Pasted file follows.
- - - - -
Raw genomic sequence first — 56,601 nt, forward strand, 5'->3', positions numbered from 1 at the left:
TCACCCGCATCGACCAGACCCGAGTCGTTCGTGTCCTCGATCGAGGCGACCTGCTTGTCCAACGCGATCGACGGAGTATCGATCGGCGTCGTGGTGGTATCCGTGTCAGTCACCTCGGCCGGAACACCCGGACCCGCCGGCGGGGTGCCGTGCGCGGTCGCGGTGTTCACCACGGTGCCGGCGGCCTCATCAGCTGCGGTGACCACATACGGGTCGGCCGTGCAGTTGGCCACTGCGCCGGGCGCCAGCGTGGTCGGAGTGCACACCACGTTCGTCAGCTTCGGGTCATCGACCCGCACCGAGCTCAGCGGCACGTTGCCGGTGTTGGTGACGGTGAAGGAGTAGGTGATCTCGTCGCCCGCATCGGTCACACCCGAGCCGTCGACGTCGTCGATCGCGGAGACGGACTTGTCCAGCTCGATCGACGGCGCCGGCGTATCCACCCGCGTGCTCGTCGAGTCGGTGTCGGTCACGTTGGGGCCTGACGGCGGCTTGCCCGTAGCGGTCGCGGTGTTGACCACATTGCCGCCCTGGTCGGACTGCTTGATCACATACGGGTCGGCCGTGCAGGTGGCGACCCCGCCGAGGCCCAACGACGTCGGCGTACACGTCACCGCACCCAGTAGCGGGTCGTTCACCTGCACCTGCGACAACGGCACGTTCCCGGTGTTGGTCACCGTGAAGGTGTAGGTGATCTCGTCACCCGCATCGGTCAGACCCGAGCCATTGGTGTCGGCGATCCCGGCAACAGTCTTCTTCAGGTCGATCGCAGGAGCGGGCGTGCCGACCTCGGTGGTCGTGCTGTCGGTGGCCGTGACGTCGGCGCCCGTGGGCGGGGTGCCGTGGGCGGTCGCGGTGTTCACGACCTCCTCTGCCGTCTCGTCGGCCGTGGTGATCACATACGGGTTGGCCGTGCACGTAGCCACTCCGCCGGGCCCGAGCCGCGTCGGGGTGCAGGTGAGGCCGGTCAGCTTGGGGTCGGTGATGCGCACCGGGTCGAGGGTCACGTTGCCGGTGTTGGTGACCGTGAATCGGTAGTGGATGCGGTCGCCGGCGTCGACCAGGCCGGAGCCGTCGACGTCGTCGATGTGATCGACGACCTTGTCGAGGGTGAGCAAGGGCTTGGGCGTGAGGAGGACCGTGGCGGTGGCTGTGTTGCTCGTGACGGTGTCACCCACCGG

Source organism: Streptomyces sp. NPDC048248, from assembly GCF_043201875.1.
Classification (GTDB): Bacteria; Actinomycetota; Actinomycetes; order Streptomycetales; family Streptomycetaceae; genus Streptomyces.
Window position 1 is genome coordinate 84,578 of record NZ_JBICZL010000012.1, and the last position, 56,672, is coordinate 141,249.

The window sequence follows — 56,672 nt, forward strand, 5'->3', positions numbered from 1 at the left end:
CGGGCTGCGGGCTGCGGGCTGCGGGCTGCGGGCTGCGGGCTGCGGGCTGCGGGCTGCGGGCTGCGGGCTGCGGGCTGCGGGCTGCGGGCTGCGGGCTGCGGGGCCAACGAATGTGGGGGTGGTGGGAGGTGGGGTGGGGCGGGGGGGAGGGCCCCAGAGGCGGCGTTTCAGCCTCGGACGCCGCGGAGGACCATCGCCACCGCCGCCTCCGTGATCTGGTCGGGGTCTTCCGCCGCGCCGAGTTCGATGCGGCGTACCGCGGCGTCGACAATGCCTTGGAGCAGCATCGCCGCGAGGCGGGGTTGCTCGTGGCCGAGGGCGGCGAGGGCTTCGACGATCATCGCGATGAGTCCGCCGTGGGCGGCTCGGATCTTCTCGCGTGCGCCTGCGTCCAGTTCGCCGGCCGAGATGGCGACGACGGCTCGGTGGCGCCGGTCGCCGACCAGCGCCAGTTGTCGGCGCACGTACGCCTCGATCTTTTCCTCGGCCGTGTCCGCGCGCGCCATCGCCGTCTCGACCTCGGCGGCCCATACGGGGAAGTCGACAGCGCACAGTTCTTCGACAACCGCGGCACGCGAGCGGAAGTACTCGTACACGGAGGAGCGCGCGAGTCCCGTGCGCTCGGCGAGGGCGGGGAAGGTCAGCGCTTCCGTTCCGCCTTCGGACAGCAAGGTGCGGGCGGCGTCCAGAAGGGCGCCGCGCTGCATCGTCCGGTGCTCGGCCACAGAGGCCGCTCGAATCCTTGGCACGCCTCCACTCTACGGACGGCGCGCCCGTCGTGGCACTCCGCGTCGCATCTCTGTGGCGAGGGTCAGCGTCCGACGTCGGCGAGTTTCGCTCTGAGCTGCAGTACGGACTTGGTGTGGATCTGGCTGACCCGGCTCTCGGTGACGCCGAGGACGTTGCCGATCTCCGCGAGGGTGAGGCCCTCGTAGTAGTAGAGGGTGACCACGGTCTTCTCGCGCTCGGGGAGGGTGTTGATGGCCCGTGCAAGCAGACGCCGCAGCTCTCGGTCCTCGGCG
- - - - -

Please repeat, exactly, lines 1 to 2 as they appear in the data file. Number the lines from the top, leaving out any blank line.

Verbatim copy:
Raw genomic sequence first — 56,601 nt, forward strand, 5'->3', positions numbered from 1 at the left:
TCACCCGCATCGACCAGACCCGAGTCGTTCGTGTCCTCGATCGAGGCGACCTGCTTGTCCAACGCGATCGACGGAGTATCGATCGGCGTCGTGGTGGTATCCGTGTCAGTCACCTCGGCCGGAACACCCGGACCCGCCGGCGGGGTGCCGTGCGCGGTCGCGGTGTTCACCACGGTGCCGGCGGCCTCATCAGCTGCGGTGACCACATACGGGTCGGCCGTGCAGTTGGCCACTGCGCCGGGCGCCAGCGTGGTCGGAGTGCACACCACGTTCGTCAGCTTCGGGTCATCGACCCGCACCGAGCTCAGCGGCACGTTGCCGGTGTTGGTGACGGTGAAGGAGTAGGTGATCTCGTCGCCCGCATCGGTCACACCCGAGCCGTCGACGTCGTCGATCGCGGAGACGGACTTGTCCAGCTCGATCGACGGCGCCGGCGTATCCACCCGCGTGCTCGTCGAGTCGGTGTCGGTCACGTTGGGGCCTGACGGCGGCTTGCCCGTAGCGGTCGCGGTGTTGACCACATTGCCGCCCTGGTCGGACTGCTTGATCACATACGGGTCGGCCGTGCAGGTGGCGACCCCGCCGAGGCCCAACGACGTCGGCGTACACGTCACCGCACCCAGTAGCGGGTCGTTCACCTGCACCTGCGACAACGGCACGTTCCCGGTGTTGGTCACCGTGAAGGTGTAGGTGATCTCGTCACCCGCATCGGTCAGACCCGAGCCATTGGTGTCGGCGATCCCGGCAACAGTCTTCTTCAGGTCGATCGCAGGAGCGGGCGTGCCGACCTCGGTGGTCGTGCTGTCGGTGGCCGTGACGTCGGCGCCCGTGGGCGGGGTGCCGTGGGCGGTCGCGGTGTTCACGACCTCCTCTGCCGTCTCGTCGGCCGTGGTGATCACATACGGGTTGGCCGTGCACGTAGCCACTCCGCCGGGCCCGAGCCGCGTCGGGGTGCAGGTGAGGCCGGTCAGCTTGGGGTCGGTGATGCGCACCGGGTCGAGGGTCACGTTGCCGGTGTTGGTGACCGTGAATCGGTAGTGGATGCGGTCGCCGGCGTCGACCAGGCCGGAGCCGTCGACGTCGTCGATGTGATCGACGACCTTGTCGAGGGTGAGCAAGGGCTTGGGCGTGAGGAGGACCGTGGCGGTGGCTGTGTTGCTCGTGACGGTGTCACCCACCGG